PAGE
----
What Great Coaches Know But Business Executives Don't

I've written before about that Peter Drucker "quote"  so many business people believe. It's a lie, and a dangerous one. It not only hurts their companies in the long run, it leads people to do very bad, unethical things. They become bad people. 

And Drucker never said, "What gets measured gets managed." The guy who said something like it was wrong. So stop living by it. 

Instead, think about great sports coaches like John Wooden and Bill Walsh. 

Wooden, you probably know, was the great UCLA basketball coach who produced both champions and very good men. He built character that became success. And he never measured himself, his teams, or his players by wins and losses.

Bill Walsh transformed the San Francisco 49ers from the NFL's doormats into perennial Super Bowl champions. And he had no room in his brain for winning percentages. 

Instead of focusing obsessively on the final outcome, which neither these coaches nor their players could control, Wooden and Walsh focused on the building blocks of greatness. Here are two quotes that tell you all need to know about their philosophies.

John Wooden

Success is peace of mind, which is a direct result of self satisfaction in knowing you made the effort to do your best to become the best that you are capable of becoming.

Bill Walsh

The score takes care of itself.

Contrast that with most corporate executives. They talk only about profits. And because they can't actually control their profits, they use financial engineering to give the illusion of extreme growth and obscene profits. They talk about "making their number" and "shareholder value." Rarely do they talk about the qualities that tend to produce great outcomes. 

What are those qualities that produce great outcomes?

Again, the great coaches told us, if only you would listen. 

Wooden's Pyramid of Success

John wooden lived and coached according to his Pyramid of Success:

 

John Wooden's Pyramid of Success

 

Coach Wooden recognized that he and his players could not control the outcome of any game. They could control all the other qualities. And when enough players practiced those qualities, his teams won. 

Walsh's Standard of Performance

  1. Ferocious and intelligently applied work ethic directed at continual improvement.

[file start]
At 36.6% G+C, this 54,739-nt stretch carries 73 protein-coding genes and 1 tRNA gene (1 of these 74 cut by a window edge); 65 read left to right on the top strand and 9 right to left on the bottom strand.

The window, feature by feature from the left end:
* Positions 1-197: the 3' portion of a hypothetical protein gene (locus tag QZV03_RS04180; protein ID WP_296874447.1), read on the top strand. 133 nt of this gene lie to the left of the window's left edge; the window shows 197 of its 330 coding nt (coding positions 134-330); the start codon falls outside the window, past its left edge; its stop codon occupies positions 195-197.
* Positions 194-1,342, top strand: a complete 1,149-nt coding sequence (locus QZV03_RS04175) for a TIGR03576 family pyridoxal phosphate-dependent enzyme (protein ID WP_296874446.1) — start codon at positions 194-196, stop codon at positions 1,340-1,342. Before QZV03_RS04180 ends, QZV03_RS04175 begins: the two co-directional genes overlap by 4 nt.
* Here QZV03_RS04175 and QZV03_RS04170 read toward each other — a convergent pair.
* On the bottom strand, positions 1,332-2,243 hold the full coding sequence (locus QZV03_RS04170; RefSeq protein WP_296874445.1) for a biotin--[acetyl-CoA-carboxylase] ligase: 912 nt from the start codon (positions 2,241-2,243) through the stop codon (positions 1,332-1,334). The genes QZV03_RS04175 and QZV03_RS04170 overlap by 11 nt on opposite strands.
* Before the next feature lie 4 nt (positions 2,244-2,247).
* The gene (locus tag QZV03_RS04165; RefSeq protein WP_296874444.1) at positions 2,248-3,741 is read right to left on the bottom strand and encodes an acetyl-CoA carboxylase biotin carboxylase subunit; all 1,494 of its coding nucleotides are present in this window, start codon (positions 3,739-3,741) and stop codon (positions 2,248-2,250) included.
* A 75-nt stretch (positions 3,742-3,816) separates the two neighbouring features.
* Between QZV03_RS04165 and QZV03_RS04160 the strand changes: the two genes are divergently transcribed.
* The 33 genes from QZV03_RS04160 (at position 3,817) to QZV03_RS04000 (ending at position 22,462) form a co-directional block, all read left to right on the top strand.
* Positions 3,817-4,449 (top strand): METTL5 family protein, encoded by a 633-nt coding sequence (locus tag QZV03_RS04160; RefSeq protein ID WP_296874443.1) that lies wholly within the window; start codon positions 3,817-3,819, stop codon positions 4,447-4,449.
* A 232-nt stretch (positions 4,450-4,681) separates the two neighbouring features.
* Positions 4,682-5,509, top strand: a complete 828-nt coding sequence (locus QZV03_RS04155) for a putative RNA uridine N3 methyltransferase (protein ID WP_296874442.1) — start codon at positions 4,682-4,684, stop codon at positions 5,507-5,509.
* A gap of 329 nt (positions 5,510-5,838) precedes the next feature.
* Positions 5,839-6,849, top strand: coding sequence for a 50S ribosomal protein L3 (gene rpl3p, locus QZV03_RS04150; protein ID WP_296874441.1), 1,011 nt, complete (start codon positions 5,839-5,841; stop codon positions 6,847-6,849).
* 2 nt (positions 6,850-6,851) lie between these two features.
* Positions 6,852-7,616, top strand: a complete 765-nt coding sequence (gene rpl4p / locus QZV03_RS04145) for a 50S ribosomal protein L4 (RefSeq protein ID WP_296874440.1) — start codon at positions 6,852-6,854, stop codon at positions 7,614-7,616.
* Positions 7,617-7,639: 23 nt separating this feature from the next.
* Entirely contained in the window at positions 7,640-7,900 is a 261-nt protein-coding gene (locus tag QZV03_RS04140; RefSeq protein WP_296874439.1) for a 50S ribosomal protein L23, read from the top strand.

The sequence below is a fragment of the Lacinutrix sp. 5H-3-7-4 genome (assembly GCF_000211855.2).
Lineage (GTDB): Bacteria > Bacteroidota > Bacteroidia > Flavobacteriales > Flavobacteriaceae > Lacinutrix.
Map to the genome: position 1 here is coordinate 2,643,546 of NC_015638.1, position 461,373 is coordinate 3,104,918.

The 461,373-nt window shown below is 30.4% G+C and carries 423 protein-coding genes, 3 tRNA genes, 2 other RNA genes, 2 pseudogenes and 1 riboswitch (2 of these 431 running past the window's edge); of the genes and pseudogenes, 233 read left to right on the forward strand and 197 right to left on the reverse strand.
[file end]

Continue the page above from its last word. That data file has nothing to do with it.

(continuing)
2. Respect for everyone in the program and the work that he/she does.
  3. Be committed to learning.
  4. Demonstrate character and integrity.
  5. Honor the connection between details and improvement.
  6. Demonstrate loyalty.
  7. Be willing to go the extra mile for the organization.
  8. Put the team’s welfare ahead of my own.
  9. Maintain an abnormally high level of concentration and focus.
  10. Make sacrifice and commitment the organizations trademark.

Know What You Control

It all comes down to knowing what you control and doing something about those things. Profits and growth are a result of the things you can control plus fortune. Success depends on improving things within your control and gratefully accepting the outcome. 

Both of these legendary coaches built their models on the ancient philosophy of stoicism. And knowing what you can and cannot control is the foundation of all stoic philosophy. As Epictetus wrote:

The chief task in life is simply this: to identify and separate matters so that I can say clearly to myself which are externals not under my control, and which have to do with the choices I actually control.

Steve Jobs created the most valuable company in history by focusing on things in his control: designing great products that people loved. The profits took care of themselves. 

I know you're not Steve Jobs and your company isn't Apple. Maybe it never will be. But if you keep focusing on profits and hoping character will take care of itself, you're in for a miserable downfall.